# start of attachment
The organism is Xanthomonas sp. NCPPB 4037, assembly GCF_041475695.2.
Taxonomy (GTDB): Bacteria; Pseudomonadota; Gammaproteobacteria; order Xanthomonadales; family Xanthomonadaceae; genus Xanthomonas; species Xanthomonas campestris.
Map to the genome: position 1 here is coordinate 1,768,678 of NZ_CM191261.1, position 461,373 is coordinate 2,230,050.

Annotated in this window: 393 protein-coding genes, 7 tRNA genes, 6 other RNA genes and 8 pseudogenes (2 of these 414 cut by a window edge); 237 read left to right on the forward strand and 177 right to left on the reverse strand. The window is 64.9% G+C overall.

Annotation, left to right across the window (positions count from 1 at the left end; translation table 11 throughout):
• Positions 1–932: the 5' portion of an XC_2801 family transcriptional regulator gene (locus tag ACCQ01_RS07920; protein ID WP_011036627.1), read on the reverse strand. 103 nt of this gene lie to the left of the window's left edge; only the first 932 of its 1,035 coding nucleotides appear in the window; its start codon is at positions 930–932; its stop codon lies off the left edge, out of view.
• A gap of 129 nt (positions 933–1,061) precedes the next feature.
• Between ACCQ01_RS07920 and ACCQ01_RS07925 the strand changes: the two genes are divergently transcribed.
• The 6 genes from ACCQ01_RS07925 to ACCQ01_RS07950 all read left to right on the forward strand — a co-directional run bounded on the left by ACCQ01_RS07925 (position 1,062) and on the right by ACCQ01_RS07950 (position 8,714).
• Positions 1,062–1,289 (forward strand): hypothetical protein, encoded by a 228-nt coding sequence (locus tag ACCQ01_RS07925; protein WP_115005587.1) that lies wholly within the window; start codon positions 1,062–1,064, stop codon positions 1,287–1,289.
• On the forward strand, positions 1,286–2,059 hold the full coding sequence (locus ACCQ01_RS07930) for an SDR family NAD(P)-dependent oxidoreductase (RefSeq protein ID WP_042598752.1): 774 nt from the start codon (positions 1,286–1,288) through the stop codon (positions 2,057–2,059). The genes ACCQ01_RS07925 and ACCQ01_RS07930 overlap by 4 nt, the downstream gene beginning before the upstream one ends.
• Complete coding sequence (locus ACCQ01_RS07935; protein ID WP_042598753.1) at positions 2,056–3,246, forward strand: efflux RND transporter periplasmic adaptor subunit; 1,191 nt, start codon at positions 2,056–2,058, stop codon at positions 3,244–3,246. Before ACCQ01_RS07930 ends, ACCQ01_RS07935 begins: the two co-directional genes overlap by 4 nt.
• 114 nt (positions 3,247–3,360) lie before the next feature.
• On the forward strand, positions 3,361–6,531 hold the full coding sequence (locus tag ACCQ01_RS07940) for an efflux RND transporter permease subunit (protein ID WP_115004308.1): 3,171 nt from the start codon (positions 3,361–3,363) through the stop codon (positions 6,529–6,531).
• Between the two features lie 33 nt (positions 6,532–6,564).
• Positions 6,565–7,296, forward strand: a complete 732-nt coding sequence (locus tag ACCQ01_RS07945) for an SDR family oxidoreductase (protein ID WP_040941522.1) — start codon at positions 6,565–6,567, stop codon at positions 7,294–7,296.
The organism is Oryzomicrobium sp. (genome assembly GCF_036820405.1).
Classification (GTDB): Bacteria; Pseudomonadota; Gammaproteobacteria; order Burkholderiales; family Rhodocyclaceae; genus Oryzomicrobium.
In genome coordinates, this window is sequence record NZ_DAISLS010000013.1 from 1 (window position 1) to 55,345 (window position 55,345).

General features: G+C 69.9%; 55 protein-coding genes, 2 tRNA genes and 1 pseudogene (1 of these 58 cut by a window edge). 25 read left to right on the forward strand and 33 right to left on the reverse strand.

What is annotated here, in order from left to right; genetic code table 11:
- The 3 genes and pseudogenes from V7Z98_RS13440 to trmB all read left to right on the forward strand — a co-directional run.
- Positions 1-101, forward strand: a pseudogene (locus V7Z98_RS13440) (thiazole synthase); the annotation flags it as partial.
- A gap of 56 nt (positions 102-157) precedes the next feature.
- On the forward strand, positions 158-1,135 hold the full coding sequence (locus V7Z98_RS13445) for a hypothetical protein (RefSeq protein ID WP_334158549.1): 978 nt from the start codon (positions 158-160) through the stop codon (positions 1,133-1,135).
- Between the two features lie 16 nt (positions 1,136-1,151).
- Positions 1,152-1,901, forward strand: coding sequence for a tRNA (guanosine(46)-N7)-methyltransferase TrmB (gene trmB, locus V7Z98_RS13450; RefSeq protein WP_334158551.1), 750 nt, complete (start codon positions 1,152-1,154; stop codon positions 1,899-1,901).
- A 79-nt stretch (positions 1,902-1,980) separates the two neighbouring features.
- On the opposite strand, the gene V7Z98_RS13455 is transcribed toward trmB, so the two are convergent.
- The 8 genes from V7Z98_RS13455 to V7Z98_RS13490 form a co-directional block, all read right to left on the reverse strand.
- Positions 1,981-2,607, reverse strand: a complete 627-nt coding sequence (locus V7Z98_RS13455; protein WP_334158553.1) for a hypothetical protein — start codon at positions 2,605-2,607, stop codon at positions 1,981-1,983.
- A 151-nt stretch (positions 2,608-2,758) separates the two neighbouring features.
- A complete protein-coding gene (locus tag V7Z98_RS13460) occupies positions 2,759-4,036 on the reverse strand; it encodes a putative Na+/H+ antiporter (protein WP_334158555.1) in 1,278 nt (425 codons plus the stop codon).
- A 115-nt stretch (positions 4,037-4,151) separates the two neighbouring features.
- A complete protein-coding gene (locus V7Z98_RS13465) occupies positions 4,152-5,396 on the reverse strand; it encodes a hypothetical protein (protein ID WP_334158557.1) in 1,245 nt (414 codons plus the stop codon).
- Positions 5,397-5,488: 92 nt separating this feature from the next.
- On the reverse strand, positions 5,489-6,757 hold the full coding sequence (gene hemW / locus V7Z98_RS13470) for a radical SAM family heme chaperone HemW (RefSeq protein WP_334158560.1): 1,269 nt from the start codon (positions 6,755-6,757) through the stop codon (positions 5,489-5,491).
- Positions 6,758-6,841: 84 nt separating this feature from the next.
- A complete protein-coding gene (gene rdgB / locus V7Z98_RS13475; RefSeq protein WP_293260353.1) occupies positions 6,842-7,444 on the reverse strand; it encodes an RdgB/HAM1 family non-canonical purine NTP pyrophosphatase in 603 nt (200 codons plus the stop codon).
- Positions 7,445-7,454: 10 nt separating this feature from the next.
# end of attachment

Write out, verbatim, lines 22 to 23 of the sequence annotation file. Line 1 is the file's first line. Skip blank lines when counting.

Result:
- The 3 genes and pseudogenes from V7Z98_RS13440 to trmB all read left to right on the forward strand — a co-directional run.
- Positions 1-101, forward strand: a pseudogene (locus V7Z98_RS13440) (thiazole synthase); the annotation flags it as partial.